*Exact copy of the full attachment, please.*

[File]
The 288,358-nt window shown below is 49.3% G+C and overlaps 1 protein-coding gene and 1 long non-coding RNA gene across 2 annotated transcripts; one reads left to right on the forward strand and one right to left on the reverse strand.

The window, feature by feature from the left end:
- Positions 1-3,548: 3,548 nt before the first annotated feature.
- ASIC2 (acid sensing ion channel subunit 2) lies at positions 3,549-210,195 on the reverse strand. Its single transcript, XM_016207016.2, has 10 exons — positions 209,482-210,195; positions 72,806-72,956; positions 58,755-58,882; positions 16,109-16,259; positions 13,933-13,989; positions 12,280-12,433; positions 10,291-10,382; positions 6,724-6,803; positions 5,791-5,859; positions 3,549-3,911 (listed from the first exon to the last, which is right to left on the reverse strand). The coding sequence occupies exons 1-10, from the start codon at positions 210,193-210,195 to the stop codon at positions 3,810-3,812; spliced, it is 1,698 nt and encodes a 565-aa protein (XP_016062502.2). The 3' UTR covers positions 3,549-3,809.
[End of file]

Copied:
The 288,358-nt window shown below is 49.3% G+C and overlaps 1 protein-coding gene and 1 long non-coding RNA gene across 2 annotated transcripts; one reads left to right on the forward strand and one right to left on the reverse strand.

The window, feature by feature from the left end:
- Positions 1-3,548: 3,548 nt before the first annotated feature.
- ASIC2 (acid sensing ion channel subunit 2) lies at positions 3,549-210,195 on the reverse strand. Its single transcript, XM_016207016.2, has 10 exons — positions 209,482-210,195; positions 72,806-72,956; positions 58,755-58,882; positions 16,109-16,259; positions 13,933-13,989; positions 12,280-12,433; positions 10,291-10,382; positions 6,724-6,803; positions 5,791-5,859; positions 3,549-3,911 (listed from the first exon to the last, which is right to left on the reverse strand). The coding sequence occupies exons 1-10, from the start codon at positions 210,193-210,195 to the stop codon at positions 3,810-3,812; spliced, it is 1,698 nt and encodes a 565-aa protein (XP_016062502.2). The 3' UTR covers positions 3,549-3,809.